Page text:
I wanted to try to make the surface even more durable and resistant and tried a thicker coat of Mod Podge. After it dried, the figure was still pretty flat but with a slight more shine to it. The coated surface felt very durable yet still completely transparent and flexible:
This is how (flat) it looks after it's dried after a heavily coat og Mod Podge.
Note that I modified his rifle as well to give it a more generic look of assault rifle like the G3 or from the FN-family. This way they looks even more different that their 'foes' based on the same figures.

Despite the slight shine, the clear cote from Matte Mod Podge is still very flat and your figures are fine if you leave them like this. I wanted a even more 'dull' and 'dead flat' look to them, so I finished them off with a thin overspray of 'Army Painter' "Anti-Shine":
With a thin coat of Armypainter "Anti-Shine" added


I'm sure the whole problem with flaking paint can be avoided if you use 'right' primer and  'right' paint or using metal or hard plastic figures. Perhaps Enamels are better suited on stubborn plastic than (cheap) acrylics. I'm also sure there are a lot of other ways to fix it if you run into problems with paint coming off your (plastic) figures. I found my solution and fixed it with a liberate cote of Mod Podge, and it seems to work just fine!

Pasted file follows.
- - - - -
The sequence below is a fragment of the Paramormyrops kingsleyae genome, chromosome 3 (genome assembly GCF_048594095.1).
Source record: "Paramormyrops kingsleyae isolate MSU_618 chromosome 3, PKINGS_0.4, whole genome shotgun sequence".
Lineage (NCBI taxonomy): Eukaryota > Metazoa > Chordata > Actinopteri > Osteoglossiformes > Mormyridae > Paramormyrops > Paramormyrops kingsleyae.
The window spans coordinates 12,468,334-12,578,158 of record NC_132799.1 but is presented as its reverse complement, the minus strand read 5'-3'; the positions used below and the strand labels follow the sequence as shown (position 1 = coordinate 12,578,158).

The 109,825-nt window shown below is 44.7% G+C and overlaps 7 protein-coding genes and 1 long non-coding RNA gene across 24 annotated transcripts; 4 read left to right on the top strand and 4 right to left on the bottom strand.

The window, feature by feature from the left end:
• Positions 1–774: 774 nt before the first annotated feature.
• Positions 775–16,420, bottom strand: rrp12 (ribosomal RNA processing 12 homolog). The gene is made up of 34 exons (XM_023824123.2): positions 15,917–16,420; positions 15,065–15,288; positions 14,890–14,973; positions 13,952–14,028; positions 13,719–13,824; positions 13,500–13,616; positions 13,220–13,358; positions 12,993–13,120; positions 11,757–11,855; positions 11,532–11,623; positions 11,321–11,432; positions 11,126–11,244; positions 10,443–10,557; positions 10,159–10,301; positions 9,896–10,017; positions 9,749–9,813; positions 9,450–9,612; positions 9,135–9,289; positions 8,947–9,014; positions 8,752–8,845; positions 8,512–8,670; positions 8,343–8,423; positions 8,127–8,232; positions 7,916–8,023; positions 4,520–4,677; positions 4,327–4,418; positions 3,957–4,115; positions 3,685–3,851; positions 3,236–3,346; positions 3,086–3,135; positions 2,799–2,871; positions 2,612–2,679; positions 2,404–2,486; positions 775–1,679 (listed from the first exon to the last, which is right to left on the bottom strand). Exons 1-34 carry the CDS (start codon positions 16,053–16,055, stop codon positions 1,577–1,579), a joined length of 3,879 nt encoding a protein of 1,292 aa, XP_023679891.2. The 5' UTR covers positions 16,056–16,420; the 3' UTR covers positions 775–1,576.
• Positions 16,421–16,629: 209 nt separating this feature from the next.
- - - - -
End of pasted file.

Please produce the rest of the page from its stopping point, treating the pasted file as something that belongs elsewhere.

A benefit is that you can buy Mod Podge in craft shops, and it's cheap. Another benefit is that if "glossy figures" is your thing, you can get Gloss Mod Podge as well. I have not tried the glossy version and don't know if it acts differently than the Matte.

For future painting-projects, and especially for figures made of soft plastic, I'm going to coat them with Matte Mod Podge directly. If I still might find them to shiny I'll just give them an additional coat of something very flat, like the Army Painter "Anti-Shine".

2 comments:

  1. I hadn't heard of Mode Podge (what a great name - sounds like porridge). I wonder if it is water based and what the ingredients are.